In advance of today’s contribution, I was very excited. A cigar-smoking friend of mine, whom I have unfortunately only rarely seen lately, had already several times tried to enthuse me about the taste of a cigar in combination with a good rum (or alternatively about the taste of a good rum in combination with a cigar). However, I myself have been a non-smoker for more than ten years and will not make an exception for a cigar, so that it will remain a theoretical interest. However, I am well aware that rum and cigars (or whisky and cigars) have a large fan base. (provided test product)*
The other day I was talking to this friend again and when I wanted to know what his actual favourite among the “cigar rums” is at the moment, the answer was “a 12 year old Kirk and Sweeney”. Kirk & Sweeney is the name of a rum which is produced and distributed by a Californian company. The rum itself is not a Californian rum, but a rum from the Dominican Republic. The really very noticeable, heavy and bulbous bottle, whose design is really good (if you ask me), informs that the name Kirk and Sweeney is probably borrowed from an old rum schooner. Moreover, the bottle is all but generous with usable information. Unfortunately, age statements from Dominican rums should also be taken with caution. Be that as it may, before I did the tasting I was really curious how I would like the Kirk and Sweeney without a cigar. It is bottled at an ABV of 40%.
Aroma: Whoa! The first few seconds unfortunately confirm my fears. I especially scent sweet caramel, orange and vanilla notes, which are not very complex, but rather intense and kind of superimposing – because it is difficult to find spices and barrel notes behind them, or to draw conclusions about the quality of the distillate (shamed be he who thinks evil of it.). The nose of this Kirk and Sweeney is that of a notorious “sweet rum”, as we know it from a Don Papa, a Pyrat, an El Dorado or similar rums. On my first real contact with rum, I still lacked the experience to be able to classify such impressions and as a beginner one may find this a really good rum. Compared to a good and unadulterated “craft rum”, this is a huge contrast nonetheless.
Taste: Actually, something was “done” to this rum quite clearly (I have no evidence, though). The sweetness is sticky and omnipresent and much stronger than it could come only from the barrel aging. With some research I found out that sugar measurements here have inidcated only a very small amount of sugar, which could also fall under measurement inaccuracies. This in turn, of course, leads to the even more alarming assumption that other means (with different density properties) have been used to improve the quality, e.g. glycerine or vanillin. Beside vanilla, caramel and orange notes I find a little spice and oak wood here, yes, but it remains very weakly pronounced. In fact, the Kirk and Sweeney 12 Year clearly lacks body and is therefore not very complex, one-dimensional and above all else sweet. An alcoholic sharpness is hardly noticeable.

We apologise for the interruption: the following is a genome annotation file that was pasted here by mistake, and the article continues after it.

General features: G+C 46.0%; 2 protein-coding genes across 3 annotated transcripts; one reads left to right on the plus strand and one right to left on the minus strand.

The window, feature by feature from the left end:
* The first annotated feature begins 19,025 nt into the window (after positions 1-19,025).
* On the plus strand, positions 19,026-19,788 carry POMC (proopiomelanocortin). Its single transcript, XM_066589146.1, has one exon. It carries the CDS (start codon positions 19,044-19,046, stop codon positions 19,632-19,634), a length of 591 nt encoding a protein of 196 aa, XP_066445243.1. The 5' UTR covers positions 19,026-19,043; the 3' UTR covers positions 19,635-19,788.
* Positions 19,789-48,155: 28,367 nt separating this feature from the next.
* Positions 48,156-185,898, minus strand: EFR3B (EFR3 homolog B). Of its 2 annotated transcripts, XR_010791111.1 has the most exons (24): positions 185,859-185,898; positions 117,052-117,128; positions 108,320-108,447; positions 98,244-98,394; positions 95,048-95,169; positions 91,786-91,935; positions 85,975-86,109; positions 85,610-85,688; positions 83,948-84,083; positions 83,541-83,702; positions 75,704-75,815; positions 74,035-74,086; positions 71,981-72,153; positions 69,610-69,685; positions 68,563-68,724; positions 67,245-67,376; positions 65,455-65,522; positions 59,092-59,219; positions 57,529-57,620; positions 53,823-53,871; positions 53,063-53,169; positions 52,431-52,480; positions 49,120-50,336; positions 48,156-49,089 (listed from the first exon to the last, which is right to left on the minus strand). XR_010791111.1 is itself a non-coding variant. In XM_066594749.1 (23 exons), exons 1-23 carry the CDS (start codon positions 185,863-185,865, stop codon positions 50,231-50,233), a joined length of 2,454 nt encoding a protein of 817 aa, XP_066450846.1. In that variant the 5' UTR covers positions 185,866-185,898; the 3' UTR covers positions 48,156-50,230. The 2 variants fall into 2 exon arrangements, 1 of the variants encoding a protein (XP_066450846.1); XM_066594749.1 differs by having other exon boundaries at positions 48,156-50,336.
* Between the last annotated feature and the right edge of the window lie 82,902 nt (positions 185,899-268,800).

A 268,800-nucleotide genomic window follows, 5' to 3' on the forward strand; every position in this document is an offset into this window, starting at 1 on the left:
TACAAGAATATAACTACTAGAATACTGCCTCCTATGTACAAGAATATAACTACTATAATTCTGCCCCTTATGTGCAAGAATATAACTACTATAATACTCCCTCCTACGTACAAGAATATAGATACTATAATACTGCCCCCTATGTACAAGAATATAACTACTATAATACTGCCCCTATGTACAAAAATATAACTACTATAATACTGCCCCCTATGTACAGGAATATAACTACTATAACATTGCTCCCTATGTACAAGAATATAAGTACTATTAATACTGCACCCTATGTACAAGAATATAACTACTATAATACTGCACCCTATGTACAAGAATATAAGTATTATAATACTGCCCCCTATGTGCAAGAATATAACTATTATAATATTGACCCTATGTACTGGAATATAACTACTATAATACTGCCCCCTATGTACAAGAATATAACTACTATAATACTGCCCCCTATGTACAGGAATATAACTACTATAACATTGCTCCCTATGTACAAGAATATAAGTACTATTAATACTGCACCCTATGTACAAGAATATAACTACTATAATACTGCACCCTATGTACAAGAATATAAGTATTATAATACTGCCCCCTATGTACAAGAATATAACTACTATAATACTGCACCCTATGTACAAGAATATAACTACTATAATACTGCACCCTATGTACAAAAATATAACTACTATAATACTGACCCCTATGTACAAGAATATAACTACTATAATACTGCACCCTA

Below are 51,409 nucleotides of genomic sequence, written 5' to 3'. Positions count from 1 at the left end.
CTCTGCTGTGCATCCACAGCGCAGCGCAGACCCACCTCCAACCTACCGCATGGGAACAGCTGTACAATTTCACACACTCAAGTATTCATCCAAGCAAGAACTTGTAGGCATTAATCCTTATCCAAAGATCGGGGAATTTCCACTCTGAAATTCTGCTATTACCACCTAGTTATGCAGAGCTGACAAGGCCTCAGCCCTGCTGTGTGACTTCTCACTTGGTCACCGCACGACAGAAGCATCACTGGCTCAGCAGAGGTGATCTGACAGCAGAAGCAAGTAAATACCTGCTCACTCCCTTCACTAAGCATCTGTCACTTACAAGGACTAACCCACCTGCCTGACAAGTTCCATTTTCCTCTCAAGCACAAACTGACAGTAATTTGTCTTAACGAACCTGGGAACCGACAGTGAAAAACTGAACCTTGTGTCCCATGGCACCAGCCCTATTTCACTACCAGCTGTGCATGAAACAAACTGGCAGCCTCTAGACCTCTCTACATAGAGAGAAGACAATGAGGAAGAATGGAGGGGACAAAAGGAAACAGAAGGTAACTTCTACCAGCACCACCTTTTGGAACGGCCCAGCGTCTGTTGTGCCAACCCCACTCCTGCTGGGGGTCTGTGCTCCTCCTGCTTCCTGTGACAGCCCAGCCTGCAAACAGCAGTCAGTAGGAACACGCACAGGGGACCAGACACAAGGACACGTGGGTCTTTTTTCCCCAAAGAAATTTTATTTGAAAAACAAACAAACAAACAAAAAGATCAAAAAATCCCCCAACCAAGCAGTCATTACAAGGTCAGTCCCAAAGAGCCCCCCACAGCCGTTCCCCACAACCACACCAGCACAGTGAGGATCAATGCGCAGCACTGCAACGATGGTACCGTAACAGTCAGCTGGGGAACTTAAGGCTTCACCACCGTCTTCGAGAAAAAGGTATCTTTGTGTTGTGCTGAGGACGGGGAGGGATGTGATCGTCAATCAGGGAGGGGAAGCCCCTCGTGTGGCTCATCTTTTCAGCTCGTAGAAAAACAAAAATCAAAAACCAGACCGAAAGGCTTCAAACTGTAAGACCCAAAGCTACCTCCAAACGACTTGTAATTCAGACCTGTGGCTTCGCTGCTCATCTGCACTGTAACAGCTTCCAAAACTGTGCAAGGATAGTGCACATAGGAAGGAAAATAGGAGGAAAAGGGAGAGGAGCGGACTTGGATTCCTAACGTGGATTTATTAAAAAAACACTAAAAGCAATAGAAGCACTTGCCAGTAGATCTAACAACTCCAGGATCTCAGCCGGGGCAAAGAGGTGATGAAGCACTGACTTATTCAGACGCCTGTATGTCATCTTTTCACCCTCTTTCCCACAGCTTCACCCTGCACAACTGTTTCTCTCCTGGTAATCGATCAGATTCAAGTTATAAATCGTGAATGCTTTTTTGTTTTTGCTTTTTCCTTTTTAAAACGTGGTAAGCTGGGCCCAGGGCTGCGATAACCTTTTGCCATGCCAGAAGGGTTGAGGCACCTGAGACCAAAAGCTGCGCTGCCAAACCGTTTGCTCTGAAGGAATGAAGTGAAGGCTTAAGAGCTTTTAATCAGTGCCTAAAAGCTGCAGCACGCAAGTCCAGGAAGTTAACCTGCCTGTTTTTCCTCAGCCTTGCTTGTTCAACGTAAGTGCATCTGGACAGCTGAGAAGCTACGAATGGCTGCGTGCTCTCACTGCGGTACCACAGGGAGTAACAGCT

Finish: short with vanilla and fine spices
To what extent we can still call this a rum in accordance with the new EU regulation that will soon take effect, must be decided by others. I would be sceptical (if someone will ever really check the ingredients). And what to do with a heavily sweetened rum? Exactly: salt it! If you think I’m crazy now, I can reassure you: I really mean it. Lately I have personally found great pleasure in drinks that experience an amazing depth and balance by the addition of a pinch of salt – if you are interested in numerous inspirations, I can only warmly recommend the cocktail booklet beta cocktails by Kirk Estopinal and Maksym Pazuniak. Kirk Estopinal introduces a drink with the beautiful name “Halfway to a Three Ways to Lose your Lover”. In this drink Estopinal uses a 12 year old El Dorado, but the Kirk and Sweeney 12 Year really works just as well. Instead of Marie Brizard Orange Curacao (which I simply didn’t have handy), I used a Shrubb J.M Liqueur d’Orange. Works great too!
Recipe “Halfway to a Three Ways to Lose your Lover” (minimally modified version):
4.5 cl Kirk and Sweeney 12 Year
2.25 cl Carpano Antica Formula
1.5 cl Shrubb J.M Liqueur d’Orange
2 Dashes Bittermens Mole Bitters (alternative other Chocolate Bitters)
a pinch of salt
Preparation: Stir all ingredients on ice until cold (and until the salt has dissolved). Strain in your pre-cooled glass and spray with the oil of an orange zest.
Garnish: Orange zest (or optionally none)
Buying sources: At specialized retailers or online, for example at Conalco.
*The bottle for this review was provided to me by the Conalco Spirituosen UG. The fact that this product has been sent to me free of charge for editorial purposes does not – in any way – imply any influence on the content of this article or my rating. On the contrary, it is always an indispensable condition for me to be able to review without any external influence.